- The Washington Times - Wednesday, February 18, 2009

ANALYSIS/OPINION:

OP-ED:

As President Obama and his security team settle into their roles in the new administration, they are evaluating what we have done right and what we have done wrong over the last several years. Clearly, the new administration will take different approaches to a variety of homeland and national security challenges.

One area where the administration should stay the course is in maintaining a risk-based security model. With limited resources, we cannot execute a so-called “100 percent” model that attempts to reduce the risk of security threats to zero. A good example of policy based upon this misguided model is the congressional mandate to scan 100 percent of all cargo entering the United States.

This month the first deadline arrived, requiring that 50 percent of all air cargo be screened. Next year, the aviation industry will be required to screen 100 percent of air cargo. Following on the heels of the 2010 deadline, all maritime cargo entering our borders is required to be scanned in 2012 - all 12 million containers’ worth.

Despite a growing body of research challenging the effectiveness of the 100 percent model - including from Congress’ own Government Accountability Office - certain quarters on Capitol Hill continue to push for earlier deadlines and more intensive scanning regulations.

The Washington Times published an article Jan. 26 by the Brookings Institution’s Michael O’Hanlon lamenting that the deadlines for 100 percent scanning are still too far off and that the scanning mandates “may not be an adequate substitute for actual inspection.”

During my years of services in the government, I have spent a great deal of time studying and managing the spectrum of threats to our borders, as well as the diverse ways in which those threats are moved across the border. Based on this experience, I can tell you that by focusing our energies on inspecting all cargo entering our country - indiscriminately, no matter whether it is shipped by known secure trading partners or by high-risk unknowns - we will be forced to divert resources and attention from the highest-risk cargo.

Is the threat of components of weapons of mass destruction being smuggled through a port via a shipping container greater than the threat of such components being smuggled in via mule along one of the unsecured regions of our southern or northern land borders? Both are of equal concern and we must focus resources on targeting those carriers.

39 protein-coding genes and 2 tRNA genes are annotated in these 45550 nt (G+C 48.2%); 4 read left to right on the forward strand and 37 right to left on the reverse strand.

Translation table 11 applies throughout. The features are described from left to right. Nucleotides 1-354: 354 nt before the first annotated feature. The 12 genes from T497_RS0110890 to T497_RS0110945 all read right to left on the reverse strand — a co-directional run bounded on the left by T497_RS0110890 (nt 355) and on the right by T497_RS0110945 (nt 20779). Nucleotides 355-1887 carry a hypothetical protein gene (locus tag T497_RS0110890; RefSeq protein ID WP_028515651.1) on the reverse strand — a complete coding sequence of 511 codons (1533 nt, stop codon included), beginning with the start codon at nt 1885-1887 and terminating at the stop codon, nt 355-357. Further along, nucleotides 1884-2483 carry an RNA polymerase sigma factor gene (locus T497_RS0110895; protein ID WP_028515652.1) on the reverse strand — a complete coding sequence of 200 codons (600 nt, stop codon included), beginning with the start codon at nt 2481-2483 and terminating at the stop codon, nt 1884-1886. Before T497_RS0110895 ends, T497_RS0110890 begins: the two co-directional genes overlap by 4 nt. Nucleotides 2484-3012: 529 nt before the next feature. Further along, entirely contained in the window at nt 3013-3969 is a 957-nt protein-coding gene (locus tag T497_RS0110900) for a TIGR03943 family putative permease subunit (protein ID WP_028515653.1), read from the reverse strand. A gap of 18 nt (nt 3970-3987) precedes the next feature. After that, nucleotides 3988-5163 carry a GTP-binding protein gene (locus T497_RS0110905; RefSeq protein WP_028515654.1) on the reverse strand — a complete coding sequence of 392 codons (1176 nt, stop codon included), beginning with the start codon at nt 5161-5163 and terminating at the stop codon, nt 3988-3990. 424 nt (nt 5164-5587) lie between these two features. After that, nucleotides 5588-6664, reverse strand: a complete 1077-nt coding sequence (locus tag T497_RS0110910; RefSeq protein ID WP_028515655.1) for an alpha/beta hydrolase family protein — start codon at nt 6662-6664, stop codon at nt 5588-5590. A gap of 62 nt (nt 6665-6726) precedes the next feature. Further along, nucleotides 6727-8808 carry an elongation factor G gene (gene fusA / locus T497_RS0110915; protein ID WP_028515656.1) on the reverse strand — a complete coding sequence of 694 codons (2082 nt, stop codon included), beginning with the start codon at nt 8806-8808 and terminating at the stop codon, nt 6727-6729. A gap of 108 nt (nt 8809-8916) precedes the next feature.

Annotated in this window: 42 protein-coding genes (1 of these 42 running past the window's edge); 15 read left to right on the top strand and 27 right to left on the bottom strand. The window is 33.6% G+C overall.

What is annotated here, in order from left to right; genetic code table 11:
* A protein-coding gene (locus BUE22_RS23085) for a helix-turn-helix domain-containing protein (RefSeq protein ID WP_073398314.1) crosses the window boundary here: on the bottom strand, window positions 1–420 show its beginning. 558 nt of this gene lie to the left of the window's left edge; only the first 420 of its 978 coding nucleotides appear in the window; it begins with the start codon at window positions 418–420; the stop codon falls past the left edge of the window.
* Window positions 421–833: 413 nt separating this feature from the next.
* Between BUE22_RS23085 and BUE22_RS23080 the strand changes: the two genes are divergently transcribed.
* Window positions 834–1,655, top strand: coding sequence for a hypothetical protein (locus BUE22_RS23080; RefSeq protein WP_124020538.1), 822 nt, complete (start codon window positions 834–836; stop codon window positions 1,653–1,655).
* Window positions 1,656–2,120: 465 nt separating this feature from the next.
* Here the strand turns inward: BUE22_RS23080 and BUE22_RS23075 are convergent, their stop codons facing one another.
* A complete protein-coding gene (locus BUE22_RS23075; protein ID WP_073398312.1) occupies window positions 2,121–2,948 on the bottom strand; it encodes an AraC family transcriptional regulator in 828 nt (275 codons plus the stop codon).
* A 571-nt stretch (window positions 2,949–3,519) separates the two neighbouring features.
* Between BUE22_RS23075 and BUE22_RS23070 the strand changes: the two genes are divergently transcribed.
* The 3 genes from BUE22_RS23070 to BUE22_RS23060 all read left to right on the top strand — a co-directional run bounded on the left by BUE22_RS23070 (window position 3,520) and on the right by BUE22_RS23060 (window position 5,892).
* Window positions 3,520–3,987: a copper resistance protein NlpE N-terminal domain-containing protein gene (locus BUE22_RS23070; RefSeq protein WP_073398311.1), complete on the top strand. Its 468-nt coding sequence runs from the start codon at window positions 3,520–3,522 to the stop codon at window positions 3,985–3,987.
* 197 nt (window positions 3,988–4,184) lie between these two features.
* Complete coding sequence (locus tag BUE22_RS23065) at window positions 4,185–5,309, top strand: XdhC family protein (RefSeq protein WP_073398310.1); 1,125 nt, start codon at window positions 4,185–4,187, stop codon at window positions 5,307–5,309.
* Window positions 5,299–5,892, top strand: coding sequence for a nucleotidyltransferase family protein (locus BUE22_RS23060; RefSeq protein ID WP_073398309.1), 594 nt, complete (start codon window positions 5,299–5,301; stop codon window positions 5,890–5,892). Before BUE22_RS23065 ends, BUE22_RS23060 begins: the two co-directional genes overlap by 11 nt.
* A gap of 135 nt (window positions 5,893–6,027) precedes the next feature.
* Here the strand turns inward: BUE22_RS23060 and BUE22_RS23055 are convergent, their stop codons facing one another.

Moreover, efforts to scan - much less physically inspect - every single container will result in massive delays across the supply chain, leading to backups of cargo left waiting to be transported. Consider those vulnerability hours. Both customs agents and security experts will tell you that cargo is most susceptible to exploitation when it is not in motion.

Besides these troubling national security concerns, there is an additional reason to hesitate at implementing this questionable regulation: national economic security.

Our nation is struggling through a global economic crisis. As we learned after President Herbert Hoover signed the Smoot-Hawley tariff at the outset of the Great Depression, vibrant international trade is a key component to economic recovery; hindering trade is a recipe for disaster.

The supply chain disruptions that will assuredly result as shippers line up their cargo for scanning will, in the words of World Shipping Council President Christopher Koch, result in unimaginable “chaos costs.” By chaos costs, Mr. Koch referred to the as-yet unexplored (and perhaps unquantifiable) costs to manufacturers, retailers, restaurants, medical patients and other Americans who depend upon just-in-time delivery of goods.

This mandate will also harm our relationships with key trading partners, some of whom perceive this “security” program as thinly veiled trade protectionism given that the United States is demanding that all cargo be scanned before entering its borders, but is not proposing to do the same for cargo it is exporting.

Carrying out new regulations that have questionable security value and will assuredly disrupt the global supply chain process and further undermine American commerce, jobs and the economy at large seems like a remarkably bad idea.

When I was involved in the initial creation of the Department of Homeland Security, we were given a clear twofold mission. The first part of the mission was to secure our borders. The second was to maintain the free and efficient flow of commerce and people.

It continues to surprise me how often this second mission is forgotten. If the scanning mandates genuinely improved homeland security, then perhaps they would be worth the damage they will inflict to our economy. But they won’t make us safer. They will only provide a false sense of security.

Asa Hutchinson is chairman of the Safe Commerce Coalition and was the Department of Homeland Security’s first undersecretary of border and transportation security.

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